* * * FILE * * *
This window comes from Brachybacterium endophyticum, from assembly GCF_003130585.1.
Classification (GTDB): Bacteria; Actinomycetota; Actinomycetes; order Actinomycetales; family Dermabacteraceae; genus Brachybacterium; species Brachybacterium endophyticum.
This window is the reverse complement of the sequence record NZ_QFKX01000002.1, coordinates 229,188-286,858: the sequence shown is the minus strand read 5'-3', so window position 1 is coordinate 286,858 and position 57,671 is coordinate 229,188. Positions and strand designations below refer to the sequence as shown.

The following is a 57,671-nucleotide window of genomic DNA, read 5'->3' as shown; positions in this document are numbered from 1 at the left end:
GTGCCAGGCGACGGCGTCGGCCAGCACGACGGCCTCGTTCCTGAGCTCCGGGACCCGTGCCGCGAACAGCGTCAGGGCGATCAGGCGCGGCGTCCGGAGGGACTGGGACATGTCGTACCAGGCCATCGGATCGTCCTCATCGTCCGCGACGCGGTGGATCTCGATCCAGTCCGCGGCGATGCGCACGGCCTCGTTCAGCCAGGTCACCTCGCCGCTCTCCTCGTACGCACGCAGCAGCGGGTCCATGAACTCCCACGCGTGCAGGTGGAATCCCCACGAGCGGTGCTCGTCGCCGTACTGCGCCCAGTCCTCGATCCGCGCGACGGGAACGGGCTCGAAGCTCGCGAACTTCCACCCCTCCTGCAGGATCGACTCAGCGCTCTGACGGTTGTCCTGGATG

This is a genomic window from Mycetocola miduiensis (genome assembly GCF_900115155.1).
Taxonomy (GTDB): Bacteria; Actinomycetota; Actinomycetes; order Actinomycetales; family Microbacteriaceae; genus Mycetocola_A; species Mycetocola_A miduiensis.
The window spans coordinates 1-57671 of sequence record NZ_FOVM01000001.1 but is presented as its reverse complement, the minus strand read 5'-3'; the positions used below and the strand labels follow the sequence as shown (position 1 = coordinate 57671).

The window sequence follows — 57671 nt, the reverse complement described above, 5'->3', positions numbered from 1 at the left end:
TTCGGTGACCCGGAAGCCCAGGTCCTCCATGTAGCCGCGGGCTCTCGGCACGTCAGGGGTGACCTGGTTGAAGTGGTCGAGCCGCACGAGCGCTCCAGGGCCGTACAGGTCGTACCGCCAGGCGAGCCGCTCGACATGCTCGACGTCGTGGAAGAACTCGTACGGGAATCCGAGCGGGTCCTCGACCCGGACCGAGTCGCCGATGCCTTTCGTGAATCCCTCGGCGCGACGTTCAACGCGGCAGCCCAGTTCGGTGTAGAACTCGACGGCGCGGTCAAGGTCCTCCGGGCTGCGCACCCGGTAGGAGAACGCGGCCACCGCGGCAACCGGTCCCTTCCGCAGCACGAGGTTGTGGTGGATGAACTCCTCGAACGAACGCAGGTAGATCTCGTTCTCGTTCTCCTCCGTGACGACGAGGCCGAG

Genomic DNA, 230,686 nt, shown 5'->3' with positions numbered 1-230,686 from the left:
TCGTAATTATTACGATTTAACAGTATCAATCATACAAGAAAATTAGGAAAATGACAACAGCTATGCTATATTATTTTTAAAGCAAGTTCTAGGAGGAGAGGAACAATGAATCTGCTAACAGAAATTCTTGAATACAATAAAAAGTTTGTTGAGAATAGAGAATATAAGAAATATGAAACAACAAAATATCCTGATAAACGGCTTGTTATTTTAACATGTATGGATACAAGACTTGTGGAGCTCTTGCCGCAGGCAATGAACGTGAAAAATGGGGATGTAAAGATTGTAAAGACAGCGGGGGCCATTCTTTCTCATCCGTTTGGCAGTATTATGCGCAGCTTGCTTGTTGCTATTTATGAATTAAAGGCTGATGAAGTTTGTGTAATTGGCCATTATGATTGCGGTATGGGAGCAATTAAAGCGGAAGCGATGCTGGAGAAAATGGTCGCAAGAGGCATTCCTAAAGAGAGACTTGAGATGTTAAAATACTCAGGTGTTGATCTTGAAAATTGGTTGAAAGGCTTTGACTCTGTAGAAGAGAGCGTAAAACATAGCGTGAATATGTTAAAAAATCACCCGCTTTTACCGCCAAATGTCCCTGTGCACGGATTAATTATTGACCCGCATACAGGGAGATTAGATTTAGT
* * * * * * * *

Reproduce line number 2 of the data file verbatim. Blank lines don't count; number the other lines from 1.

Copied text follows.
Classification (GTDB): Bacteria; Actinomycetota; Actinomycetes; order Actinomycetales; family Dermabacteraceae; genus Brachybacterium; species Brachybacterium endophyticum.